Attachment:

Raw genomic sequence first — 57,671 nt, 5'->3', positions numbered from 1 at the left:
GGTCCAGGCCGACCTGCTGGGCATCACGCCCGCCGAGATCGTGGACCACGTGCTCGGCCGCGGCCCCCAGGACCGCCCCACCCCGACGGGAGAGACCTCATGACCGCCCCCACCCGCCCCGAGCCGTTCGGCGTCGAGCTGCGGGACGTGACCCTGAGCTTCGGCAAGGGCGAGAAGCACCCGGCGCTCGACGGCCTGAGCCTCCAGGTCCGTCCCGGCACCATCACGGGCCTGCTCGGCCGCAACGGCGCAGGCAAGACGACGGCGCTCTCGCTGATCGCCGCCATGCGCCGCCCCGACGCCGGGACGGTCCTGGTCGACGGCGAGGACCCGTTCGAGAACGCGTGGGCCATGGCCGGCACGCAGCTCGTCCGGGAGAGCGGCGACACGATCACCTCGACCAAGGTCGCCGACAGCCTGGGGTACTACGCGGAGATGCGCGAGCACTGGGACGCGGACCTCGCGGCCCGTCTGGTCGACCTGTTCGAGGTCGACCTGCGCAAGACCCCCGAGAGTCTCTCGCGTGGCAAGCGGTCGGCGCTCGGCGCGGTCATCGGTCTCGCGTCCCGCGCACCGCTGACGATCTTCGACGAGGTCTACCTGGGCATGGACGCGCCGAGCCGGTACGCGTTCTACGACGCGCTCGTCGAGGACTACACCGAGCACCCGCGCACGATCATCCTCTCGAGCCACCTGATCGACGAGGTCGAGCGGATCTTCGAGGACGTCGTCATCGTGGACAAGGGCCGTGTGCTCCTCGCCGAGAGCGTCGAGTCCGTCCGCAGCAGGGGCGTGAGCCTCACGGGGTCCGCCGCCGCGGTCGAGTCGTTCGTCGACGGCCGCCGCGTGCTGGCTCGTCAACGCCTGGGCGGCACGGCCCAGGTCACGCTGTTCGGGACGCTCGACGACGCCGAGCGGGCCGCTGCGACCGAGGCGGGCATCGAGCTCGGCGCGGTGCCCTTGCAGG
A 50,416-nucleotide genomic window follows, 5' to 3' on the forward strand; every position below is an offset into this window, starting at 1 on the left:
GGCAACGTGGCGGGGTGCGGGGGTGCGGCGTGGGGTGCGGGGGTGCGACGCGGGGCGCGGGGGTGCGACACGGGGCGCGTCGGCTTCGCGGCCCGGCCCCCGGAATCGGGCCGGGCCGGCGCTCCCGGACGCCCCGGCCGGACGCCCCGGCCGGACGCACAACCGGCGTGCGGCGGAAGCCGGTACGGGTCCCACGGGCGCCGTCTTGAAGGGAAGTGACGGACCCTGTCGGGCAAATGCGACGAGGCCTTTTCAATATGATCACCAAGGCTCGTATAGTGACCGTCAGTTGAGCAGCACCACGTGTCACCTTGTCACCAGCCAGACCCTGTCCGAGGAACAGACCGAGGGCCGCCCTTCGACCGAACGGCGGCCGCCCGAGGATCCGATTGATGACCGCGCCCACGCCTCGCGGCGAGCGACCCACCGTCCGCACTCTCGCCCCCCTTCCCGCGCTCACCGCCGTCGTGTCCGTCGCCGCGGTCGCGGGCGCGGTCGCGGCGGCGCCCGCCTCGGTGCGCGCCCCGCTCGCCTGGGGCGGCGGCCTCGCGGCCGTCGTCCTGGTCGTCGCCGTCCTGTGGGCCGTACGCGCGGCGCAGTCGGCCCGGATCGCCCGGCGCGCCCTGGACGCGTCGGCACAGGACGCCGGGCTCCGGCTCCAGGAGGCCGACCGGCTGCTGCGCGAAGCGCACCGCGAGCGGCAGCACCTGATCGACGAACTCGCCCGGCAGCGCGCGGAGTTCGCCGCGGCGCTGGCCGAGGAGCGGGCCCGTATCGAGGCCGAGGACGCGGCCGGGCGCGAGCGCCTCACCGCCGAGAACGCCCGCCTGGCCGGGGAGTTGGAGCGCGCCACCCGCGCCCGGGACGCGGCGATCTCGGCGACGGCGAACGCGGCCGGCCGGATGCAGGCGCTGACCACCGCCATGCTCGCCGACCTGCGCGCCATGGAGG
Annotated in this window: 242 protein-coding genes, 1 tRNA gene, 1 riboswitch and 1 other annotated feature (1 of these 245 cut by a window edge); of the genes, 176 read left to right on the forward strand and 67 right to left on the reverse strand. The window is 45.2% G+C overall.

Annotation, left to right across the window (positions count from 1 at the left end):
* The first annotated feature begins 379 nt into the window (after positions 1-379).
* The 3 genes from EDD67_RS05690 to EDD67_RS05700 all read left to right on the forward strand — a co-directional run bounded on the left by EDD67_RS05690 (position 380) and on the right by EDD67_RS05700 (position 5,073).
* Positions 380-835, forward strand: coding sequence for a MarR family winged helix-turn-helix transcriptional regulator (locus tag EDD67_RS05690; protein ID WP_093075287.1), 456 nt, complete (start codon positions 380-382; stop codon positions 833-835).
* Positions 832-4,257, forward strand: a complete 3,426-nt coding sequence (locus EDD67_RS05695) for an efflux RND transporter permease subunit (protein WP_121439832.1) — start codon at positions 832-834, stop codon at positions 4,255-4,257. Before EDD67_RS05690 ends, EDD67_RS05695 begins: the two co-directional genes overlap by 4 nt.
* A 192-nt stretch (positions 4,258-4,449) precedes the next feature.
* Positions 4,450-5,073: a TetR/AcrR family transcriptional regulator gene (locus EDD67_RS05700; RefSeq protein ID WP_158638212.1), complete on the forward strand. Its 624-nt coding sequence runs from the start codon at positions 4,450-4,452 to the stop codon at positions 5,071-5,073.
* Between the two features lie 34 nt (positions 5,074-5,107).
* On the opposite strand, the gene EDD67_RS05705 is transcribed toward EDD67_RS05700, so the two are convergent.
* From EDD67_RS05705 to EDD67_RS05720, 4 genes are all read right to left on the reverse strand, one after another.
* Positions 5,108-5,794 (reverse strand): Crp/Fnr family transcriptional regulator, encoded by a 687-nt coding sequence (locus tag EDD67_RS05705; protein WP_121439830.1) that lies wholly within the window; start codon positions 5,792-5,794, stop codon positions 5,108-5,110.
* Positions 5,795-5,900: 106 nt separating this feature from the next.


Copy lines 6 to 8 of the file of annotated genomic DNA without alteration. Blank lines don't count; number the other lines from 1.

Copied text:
Annotation, left to right across the window (positions count from 1 at the left end):
* The first annotated feature begins 379 nt into the window (after positions 1-379).
* The 3 genes from EDD67_RS05690 to EDD67_RS05700 all read left to right on the forward strand — a co-directional run bounded on the left by EDD67_RS05690 (position 380) and on the right by EDD67_RS05700 (position 5,073).